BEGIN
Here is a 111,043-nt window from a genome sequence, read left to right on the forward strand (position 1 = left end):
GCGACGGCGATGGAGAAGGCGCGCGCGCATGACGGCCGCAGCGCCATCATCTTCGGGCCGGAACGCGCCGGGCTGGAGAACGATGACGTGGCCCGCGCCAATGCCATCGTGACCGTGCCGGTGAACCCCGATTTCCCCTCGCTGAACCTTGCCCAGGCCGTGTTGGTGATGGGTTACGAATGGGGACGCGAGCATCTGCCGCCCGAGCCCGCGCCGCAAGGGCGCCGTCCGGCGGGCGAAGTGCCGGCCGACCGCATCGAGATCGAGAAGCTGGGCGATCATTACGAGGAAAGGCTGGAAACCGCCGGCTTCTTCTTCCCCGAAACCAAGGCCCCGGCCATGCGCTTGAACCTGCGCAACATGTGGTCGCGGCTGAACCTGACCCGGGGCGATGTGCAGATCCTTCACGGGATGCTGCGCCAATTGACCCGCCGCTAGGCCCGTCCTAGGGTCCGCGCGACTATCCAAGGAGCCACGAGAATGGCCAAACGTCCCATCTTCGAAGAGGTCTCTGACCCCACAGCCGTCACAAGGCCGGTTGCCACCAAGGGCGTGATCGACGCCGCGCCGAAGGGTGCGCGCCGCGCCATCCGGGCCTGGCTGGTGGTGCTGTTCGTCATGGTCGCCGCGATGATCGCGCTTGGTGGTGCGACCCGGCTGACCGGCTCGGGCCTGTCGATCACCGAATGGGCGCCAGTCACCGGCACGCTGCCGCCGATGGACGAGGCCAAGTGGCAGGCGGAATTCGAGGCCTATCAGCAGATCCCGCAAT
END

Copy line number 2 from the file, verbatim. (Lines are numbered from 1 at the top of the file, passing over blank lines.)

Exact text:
GCGACGGCGATGGAGAAGGCGCGCGCGCATGACGGCCGCAGCGCCATCATCTTCGGGCCGGAACGCGCCGGGCTGGAGAACGATGACGTGGCCCGCGCCAATGCCATCGTGACCGTGCCGGTGAACCCCGATTTCCCCTCGCTGAACCTTGCCCAGGCCGTGTTGGTGATGGGTTACGAATGGGGACGCGAGCATCTGCCGCCCGAGCCCGCGCCGCAAGGGCGCCGTCCGGCGGGCGAAGTGCCGGCCGACCGCATCGAGATCGAGAAGCTGGGCGATCATTACGAGGAAAGGCTGGAAACCGCCGGCTTCTTCTTCCCCGAAACCAAGGCCCCGGCCATGCGCTTGAACCTGCGCAACATGTGGTCGCGGCTGAACCTGACCCGGGGCGATGTGCAGATCCTTCACGGGATGCTGCGCCAATTGACCCGCCGCTAGGCCCGTCCTAGGGTCCGCGCGACTATCCAAGGAGCCACGAGAATGGCCAAACGTCCCATCTTCGAAGAGGTCTCTGACCCCACAGCCGTCACAAGGCCGGTTGCCACCAAGGGCGTGATCGACGCCGCGCCGAAGGGTGCGCGCCGCGCCATCCGGGCCTGGCTGGTGGTGCTGTTCGTCATGGTCGCCGCGATGATCGCGCTTGGTGGTGCGACCCGGCTGACCGGCTCGGGCCTGTCGATCACCGAATGGGCGCCAGTCACCGGCACGCTGCCGCCGATGGACGAGGCCAAGTGGCAGGCGGAATTCGAGGCCTATCAGCAGATCCCGCAAT